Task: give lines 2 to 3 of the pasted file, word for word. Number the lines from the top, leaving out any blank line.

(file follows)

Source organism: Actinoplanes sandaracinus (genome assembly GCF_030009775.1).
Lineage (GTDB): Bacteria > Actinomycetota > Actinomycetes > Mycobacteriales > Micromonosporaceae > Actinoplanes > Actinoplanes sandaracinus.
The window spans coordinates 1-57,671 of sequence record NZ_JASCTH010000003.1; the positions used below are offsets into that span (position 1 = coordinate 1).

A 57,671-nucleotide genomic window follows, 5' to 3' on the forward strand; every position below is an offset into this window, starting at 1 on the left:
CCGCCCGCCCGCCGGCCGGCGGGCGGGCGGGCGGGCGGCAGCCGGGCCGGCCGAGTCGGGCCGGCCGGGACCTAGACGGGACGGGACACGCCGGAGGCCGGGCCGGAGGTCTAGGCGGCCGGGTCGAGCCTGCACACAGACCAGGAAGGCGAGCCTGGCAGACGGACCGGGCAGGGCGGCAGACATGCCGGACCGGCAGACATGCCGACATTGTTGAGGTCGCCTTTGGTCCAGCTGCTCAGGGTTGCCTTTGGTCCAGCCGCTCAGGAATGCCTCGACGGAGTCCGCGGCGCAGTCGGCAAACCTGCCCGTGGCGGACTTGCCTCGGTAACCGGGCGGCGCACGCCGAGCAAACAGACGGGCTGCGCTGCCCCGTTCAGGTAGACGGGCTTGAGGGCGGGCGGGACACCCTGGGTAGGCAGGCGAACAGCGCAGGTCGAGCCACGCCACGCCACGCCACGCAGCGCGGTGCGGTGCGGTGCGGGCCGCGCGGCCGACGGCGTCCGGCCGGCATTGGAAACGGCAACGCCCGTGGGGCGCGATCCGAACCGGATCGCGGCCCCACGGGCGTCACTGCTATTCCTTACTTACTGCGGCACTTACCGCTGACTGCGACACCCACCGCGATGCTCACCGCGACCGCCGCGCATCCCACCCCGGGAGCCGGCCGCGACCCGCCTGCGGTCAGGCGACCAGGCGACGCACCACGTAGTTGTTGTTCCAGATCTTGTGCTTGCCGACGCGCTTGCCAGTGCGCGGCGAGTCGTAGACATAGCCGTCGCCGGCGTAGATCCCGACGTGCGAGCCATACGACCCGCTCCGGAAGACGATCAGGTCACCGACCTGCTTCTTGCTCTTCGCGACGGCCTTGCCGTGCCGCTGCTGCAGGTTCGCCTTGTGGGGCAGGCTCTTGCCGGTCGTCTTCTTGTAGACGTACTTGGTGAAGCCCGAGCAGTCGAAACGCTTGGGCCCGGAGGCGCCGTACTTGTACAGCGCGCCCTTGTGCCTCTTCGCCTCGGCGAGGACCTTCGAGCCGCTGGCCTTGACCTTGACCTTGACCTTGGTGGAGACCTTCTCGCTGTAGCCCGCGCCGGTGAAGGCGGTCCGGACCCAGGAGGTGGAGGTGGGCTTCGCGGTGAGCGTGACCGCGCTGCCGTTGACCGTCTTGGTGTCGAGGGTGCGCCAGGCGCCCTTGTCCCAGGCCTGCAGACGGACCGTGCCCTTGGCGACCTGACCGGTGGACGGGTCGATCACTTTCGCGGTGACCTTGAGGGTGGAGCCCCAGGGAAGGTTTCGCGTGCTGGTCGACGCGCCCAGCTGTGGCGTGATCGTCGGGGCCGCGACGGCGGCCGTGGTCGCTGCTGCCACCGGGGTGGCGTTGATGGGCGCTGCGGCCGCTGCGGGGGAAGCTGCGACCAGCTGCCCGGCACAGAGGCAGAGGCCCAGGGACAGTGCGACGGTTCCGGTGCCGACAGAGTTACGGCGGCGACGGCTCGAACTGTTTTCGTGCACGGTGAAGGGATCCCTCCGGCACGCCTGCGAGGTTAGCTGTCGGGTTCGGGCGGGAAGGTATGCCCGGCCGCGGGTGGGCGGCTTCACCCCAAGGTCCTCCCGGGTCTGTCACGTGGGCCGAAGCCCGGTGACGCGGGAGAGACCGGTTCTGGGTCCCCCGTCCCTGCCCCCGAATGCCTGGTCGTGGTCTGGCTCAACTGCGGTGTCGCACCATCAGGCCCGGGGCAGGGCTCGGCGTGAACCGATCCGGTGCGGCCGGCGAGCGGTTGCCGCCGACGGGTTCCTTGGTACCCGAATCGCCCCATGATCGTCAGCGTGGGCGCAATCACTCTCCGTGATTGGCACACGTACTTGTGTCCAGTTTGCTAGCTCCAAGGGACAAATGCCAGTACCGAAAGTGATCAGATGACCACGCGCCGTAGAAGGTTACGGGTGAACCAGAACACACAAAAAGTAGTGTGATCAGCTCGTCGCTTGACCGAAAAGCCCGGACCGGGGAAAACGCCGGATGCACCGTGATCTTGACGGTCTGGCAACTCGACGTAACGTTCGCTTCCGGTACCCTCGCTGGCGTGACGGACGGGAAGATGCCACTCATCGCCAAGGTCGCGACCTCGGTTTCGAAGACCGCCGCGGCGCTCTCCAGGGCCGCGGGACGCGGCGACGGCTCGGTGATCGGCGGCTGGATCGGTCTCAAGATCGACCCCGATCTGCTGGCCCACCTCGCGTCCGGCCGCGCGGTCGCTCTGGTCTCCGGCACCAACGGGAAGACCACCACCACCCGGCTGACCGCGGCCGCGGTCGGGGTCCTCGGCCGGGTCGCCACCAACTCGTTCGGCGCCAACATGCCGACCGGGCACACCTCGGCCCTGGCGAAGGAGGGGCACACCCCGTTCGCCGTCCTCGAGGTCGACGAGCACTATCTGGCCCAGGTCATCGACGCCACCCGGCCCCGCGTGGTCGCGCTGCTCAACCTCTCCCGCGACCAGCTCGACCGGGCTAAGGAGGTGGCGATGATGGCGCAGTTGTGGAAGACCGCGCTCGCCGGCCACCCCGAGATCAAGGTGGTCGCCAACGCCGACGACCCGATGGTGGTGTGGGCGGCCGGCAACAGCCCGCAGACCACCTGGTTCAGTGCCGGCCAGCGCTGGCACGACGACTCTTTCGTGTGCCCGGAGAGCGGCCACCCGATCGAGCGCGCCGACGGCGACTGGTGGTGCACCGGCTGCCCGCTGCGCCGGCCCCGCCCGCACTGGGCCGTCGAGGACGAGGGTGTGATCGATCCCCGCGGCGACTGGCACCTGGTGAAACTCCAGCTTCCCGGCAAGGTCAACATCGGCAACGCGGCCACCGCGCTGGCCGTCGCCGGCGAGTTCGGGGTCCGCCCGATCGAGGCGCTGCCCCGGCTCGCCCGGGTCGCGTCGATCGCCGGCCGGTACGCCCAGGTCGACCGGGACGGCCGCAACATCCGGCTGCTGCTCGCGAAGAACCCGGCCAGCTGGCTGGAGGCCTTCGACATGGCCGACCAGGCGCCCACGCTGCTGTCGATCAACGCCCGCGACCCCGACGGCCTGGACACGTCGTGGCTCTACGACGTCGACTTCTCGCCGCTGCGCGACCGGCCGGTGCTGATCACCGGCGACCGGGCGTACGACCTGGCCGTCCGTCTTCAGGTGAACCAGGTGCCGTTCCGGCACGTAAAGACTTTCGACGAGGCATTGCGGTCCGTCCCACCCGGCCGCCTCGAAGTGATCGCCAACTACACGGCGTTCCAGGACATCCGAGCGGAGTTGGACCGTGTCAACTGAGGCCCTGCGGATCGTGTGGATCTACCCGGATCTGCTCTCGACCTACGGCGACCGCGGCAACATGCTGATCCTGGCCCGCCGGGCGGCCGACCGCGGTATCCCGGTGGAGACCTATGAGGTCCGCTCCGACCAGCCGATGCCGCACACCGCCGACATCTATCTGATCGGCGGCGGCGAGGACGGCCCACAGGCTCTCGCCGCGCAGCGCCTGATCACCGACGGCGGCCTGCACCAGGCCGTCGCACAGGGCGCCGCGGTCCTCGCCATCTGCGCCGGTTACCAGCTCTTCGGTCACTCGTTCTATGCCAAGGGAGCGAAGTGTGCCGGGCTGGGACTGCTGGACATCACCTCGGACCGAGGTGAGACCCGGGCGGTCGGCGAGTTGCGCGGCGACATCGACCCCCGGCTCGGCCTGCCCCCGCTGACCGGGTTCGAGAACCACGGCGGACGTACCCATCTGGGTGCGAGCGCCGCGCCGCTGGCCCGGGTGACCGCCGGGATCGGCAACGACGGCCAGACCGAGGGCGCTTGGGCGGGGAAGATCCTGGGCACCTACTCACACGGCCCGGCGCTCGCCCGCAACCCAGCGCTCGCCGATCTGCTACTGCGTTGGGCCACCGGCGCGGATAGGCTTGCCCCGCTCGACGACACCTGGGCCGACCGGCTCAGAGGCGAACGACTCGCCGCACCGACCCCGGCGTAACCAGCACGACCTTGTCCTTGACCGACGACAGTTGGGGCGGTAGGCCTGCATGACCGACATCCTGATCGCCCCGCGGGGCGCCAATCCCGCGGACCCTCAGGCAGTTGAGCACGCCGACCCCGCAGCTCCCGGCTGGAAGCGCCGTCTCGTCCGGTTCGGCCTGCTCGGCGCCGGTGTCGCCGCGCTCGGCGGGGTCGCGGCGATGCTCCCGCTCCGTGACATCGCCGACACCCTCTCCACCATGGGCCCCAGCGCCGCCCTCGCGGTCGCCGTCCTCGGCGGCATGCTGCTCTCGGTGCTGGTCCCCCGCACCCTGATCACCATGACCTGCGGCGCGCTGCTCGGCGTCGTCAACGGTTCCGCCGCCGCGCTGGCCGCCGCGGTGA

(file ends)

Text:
Lineage (GTDB): Bacteria > Actinomycetota > Actinomycetes > Mycobacteriales > Micromonosporaceae > Actinoplanes > Actinoplanes sandaracinus.
The window spans coordinates 1-57,671 of sequence record NZ_JASCTH010000003.1; the positions used below are offsets into that span (position 1 = coordinate 1).